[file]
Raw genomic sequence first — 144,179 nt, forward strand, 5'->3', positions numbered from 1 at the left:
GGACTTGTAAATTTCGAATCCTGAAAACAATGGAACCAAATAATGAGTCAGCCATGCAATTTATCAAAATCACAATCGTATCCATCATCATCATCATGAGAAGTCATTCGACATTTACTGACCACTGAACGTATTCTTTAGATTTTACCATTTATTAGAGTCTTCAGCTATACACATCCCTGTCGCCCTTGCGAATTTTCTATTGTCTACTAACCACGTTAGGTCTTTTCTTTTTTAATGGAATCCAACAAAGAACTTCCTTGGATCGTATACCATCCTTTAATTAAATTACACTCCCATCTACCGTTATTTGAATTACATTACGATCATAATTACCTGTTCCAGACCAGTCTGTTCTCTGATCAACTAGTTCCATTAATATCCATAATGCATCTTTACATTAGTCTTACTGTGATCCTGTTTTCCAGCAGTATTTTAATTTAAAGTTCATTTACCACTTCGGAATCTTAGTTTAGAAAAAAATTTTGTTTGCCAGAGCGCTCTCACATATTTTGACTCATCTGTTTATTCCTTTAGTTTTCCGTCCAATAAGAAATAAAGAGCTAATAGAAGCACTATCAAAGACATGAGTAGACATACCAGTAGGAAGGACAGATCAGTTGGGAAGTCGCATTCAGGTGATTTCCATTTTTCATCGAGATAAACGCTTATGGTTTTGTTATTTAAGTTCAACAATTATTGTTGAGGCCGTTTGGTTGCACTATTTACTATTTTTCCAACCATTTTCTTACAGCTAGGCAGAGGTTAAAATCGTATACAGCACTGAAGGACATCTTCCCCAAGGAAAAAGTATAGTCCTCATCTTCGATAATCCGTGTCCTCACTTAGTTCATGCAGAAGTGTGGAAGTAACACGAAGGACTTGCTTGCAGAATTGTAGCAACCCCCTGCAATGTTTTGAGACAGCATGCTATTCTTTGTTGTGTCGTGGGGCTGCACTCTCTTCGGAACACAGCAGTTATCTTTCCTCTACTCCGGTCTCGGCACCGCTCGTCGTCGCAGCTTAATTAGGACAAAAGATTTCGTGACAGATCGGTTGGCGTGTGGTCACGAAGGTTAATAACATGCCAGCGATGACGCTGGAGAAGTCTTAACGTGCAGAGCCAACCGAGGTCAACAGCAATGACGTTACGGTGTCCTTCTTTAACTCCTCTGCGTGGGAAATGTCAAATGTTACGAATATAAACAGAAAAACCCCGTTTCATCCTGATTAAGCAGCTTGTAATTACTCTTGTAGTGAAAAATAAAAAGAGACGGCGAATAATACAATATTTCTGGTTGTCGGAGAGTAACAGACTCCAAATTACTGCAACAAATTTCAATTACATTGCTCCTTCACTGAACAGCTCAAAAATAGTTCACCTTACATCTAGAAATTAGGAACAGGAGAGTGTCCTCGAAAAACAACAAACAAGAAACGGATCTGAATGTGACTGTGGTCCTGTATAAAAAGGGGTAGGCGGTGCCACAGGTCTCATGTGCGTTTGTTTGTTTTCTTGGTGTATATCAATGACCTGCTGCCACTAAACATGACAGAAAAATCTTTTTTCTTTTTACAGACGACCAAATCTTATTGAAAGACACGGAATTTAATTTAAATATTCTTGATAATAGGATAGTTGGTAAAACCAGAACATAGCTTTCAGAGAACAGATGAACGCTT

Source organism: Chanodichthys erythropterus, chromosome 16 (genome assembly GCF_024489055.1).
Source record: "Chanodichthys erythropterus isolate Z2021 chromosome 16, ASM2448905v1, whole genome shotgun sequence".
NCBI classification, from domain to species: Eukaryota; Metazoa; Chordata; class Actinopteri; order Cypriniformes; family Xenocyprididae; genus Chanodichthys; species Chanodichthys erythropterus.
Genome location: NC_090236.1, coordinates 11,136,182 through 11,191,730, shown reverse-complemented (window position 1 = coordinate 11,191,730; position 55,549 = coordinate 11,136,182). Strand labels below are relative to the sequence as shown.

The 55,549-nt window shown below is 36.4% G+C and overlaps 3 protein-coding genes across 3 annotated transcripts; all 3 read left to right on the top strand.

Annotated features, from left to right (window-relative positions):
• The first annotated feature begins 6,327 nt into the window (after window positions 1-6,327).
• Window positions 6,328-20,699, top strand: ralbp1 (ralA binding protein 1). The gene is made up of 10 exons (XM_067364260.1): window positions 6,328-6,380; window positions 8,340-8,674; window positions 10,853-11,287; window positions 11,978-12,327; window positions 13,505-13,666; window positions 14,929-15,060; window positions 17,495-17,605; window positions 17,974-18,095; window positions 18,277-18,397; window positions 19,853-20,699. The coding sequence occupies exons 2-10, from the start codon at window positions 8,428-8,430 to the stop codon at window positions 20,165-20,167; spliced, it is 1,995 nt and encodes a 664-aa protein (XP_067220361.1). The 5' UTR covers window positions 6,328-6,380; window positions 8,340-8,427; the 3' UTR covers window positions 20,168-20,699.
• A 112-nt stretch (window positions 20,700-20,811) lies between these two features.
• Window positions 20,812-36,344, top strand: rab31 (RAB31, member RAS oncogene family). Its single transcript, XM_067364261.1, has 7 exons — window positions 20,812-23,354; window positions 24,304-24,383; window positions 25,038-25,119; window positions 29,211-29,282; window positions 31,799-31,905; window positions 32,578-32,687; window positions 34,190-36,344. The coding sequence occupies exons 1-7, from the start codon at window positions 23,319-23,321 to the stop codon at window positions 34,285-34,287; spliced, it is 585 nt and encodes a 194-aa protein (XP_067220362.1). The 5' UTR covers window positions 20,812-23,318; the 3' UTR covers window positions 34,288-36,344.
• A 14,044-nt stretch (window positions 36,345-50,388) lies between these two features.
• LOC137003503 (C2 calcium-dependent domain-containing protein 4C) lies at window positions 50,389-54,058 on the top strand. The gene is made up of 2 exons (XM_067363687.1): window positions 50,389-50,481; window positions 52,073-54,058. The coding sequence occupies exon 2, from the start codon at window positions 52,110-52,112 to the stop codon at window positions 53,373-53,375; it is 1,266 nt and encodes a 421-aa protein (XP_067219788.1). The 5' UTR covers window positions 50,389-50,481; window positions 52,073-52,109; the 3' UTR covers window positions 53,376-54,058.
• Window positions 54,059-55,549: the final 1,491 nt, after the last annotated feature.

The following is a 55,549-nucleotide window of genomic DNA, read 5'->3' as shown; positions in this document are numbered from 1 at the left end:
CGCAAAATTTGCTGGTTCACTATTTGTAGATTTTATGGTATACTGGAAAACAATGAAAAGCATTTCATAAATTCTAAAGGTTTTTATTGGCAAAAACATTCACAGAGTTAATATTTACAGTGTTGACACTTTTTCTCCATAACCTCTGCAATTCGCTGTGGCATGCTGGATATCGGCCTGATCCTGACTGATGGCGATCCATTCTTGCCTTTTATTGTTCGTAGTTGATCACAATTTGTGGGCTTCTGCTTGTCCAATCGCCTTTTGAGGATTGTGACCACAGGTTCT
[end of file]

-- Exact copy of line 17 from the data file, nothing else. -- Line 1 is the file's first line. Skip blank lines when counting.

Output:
CGCAAAATTTGCTGGTTCACTATTTGTAGATTTTATGGTATACTGGAAAACAATGAAAAGCATTTCATAAATTCTAAAGGTTTTTATTGGCAAAAACATTCACAGAGTTAATATTTACAGTGTTGACACTTTTTCTCCATAACCTCTGCAATTCGCTGTGGCATGCTGGATATCGGCCTGATCCTGACTGATGGCGATCCATTCTTGCCTTTTATTGTTCGTAGTTGATCACAATTTGTGGGCTTCTGCTTGTCCAATCGCCTTTTGAGGATTGTGACCACAGGTTCT